Recommendations on proposed amendments to enhance the ACLRecommendation 3.1The ACCC supports the amendments proposed by Consumer Affairs Australia and New Zealand(CAANZ) in the recent ACL Review to enhance the ACL and address any uncertainties about theapplication of consumer guarantees. Of particular relevance to issues arising in this study, the ACCCsupports proposals 1, 2 and 3 in the final report on the ACL Review:Proposal 1: Where a good fails to meet the consumer guarantees within a short specified period oftime, a consumer is entitled to a refund or replacement without needing to prove a ‘major failure’.Proposal 2: Clarify that multiple non-major failures can amount to a major failure.Proposal 3: Enhance disclosure in relation to extended warranties by requiring: agreements for extended warranties to be clear and in writing additional information in writing about what the ACL offers in comparison to the extendedwarranties a cooling-off period of ten working days (or an unlimited time if the supplier has not met theirdisclosure obligations) that must be disclosed and in writingRelevant stakeholders, including manufacturers, dealers and consumer representative bodies, areencouraged to participate in the further consultation process on the ACL reform proposals to beconducted by CAANZ to express their views on issues which may arise in the application of the ACLto a car related complaint.Consumers are not receiving balanced information about their rights Consumers are not receiving adequate information about consumer guarantees at thepoint of sale of a new car. The information provided is generally very limited and isusually not provided in a form consumers can retain, and refer to later. An oral explanation is not sufficient. Consumers need information in a form that can bereferred to at any time during their ownership of their car. The ACCC considers that it isbest practice for dealers to provide an explanation about consumer guarantees in writing. A balanced provision of written information about consumer guarantees requires not onlyan explanation of the statutory rights available to consumers, but also an explanation ofthe statutory obligations of manufacturers and dealers. It also requires an explanation ofthe potentially complex interaction between consumer guarantees and other consumerrights available under warranty in the event of a problem with the car.ACCC action on consumer understanding of their rightsACCC action 3.1The ACCC will work with manufacturers and dealers to develop a concise and simple explanation ofconsumer guarantees and their interaction with warranties, which should, as industry best practice, beprovided to consumers at the point of sale of a new car. Most consumers have a reasonable level of awareness of their consumer rights whenthey purchase goods or services in Australia. There are a variety of sources ofinformation for consumers seeking to improve their understanding of their rights withrespect to the purchase of a new car. This study has found that many consumers face difficulties in understanding theapplication of the consumer guarantees to their new car purchase and the distinctionbetween consumer guarantees and warranties. Such difficulties impact the ability ofconsumers to accurately assess the value of any additional consumer protections offeredby extended warranty products compared to the rights they already have under theconsumer guarantees or the manufacturer warranty.New Car Retailing Industry – a market study by the ACCC5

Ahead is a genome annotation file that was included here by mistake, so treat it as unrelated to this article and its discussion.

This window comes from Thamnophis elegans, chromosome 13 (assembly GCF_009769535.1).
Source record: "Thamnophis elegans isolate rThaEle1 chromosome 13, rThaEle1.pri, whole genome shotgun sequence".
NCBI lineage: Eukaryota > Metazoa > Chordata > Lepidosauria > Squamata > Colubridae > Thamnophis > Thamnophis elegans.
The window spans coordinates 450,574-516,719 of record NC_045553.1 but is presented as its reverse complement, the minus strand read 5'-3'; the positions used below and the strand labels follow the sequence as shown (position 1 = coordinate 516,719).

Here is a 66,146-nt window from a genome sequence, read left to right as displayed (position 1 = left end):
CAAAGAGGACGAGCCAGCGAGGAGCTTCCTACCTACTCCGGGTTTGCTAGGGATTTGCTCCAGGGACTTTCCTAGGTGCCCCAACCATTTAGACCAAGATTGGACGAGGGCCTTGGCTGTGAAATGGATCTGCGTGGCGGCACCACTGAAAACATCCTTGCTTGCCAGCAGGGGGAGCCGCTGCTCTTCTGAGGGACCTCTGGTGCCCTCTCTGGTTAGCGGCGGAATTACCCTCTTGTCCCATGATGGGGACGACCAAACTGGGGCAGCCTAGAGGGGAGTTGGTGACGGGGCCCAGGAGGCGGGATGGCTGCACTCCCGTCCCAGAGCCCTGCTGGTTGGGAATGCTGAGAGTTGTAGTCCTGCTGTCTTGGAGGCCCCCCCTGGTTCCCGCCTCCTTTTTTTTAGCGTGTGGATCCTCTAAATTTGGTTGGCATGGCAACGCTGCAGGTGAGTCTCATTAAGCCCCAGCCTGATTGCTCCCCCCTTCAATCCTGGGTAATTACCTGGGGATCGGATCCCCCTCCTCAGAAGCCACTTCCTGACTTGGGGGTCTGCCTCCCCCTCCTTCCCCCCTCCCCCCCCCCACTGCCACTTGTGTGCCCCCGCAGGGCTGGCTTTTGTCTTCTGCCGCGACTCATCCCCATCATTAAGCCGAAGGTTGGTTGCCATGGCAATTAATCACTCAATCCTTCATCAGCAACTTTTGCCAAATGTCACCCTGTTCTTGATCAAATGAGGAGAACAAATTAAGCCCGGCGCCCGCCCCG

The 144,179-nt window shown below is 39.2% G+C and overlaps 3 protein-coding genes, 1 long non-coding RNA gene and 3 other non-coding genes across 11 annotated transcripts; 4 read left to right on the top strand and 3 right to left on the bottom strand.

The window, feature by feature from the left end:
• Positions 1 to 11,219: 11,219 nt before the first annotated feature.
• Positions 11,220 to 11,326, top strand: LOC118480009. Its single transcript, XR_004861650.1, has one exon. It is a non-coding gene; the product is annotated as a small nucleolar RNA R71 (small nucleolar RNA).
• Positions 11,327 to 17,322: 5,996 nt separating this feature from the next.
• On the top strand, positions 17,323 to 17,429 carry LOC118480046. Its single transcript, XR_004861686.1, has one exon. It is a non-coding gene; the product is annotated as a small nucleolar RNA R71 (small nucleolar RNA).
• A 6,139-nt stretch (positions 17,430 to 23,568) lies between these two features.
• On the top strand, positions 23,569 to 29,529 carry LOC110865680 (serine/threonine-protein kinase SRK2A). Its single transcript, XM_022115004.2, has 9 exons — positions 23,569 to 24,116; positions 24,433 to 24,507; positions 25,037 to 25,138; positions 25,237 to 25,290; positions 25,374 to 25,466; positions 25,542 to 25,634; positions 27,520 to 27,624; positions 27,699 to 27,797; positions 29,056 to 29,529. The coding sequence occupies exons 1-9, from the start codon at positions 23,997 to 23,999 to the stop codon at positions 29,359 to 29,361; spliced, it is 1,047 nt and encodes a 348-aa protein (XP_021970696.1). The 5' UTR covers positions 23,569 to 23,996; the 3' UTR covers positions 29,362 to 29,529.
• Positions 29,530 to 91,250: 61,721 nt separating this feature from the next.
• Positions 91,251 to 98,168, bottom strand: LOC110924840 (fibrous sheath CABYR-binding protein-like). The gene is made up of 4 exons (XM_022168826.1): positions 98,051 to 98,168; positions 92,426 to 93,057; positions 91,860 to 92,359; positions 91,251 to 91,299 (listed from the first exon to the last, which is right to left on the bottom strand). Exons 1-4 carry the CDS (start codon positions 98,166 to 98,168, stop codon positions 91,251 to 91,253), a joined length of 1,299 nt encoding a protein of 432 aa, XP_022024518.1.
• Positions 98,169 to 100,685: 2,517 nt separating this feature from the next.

This appears to be in part the result of a focus by dealers at the point of sale on themanufacturer’s warranty and the potential sale of an extended warranty. Dealers havecommercial incentives, as the result of commission-based remuneration, to maximisetheir sales of extended warranties. The majority of consumers take their new cars to manufacturer authorised dealers forrepairs and service. This appears to be, in part, the result of a mistaken belief that themanufacturer’s warranty requires them to only use an authorised dealer. Contributing to this misunderstanding are direct and implied representations made by anumber of manufacturers in their logbooks and service manuals to the effect thatauthorised dealers must carry out services or repairs (or that original equipment (OE)parts must be used). Many of these representations are likely to contravene theprovisions of the ACL, and may also raise competition concerns under the CCA.ACCC action on consumer understanding of their rightsACCC action 3.2To assist consumers better understand their rights when it comes to new car defects and failures, theACCC will work with other ACL regulators to publish an updated version of Motor vehicle sales &1repairs – an industry guide to the Australian Consumer Law (August 2013) to ensure that thispublication addresses the issues identified in this study, including specific guidance on criteria fordetermining a ‘major failure’. Guidance may also be designed for use by businesses, includingdealers, regarding their rights and obligations under the ACL.ACCC action 3.3Instances of misleading or deceptive conduct, or misrepresentations, in relation to the use ofindependent repairers or non-OE spare parts will be targeted through action by the ACCC, includingenforcement action where appropriate.Consumers face significant obstacles to enforce their ACL rights A significant body of evidence suggests systemic failures in the ability of consumers toenforce their consumer guarantee rights after the purchase of a new car. The ACCC hasseen many examples of practices by manufacturers in dealing with consumer complaintsthat raise concerns under the ACL provisions, including the failure of manufacturers’complaint handling systems to adequately take consumers’ ACL rights into account. The recent review of the ACL has proposed a number of amendments to enhance thelaw and provide greater clarity to the application of consumer guarantees. The proposedamendments include reforms aimed at assisting consumers understand and choose aremedy if things go wrong with a good or when a good, including a new car, has multipleand ongoing issues. While the proposed ACL reforms would strengthen and provide greater clarity about theapplication of consumer guarantees, the existing law already provides remedies for faultycars.The ACCC has identified five key issues contributing to the difficulties experienced byconsumers in enforcing their consumer guarantees:1omanufacturers’ focus on warranty obligations to the exclusion of their consumerguarantee obligationsomanufacturers’ responses to ‘major failures’othe widespread use of non-disclosure agreements by manufacturers whenresolving complaintsACCC, Motor vehicle sales and repairs: a guide for industry to the Australian Consumer Law, 2013.New Car Retailing Industry – a market study by the ACCC6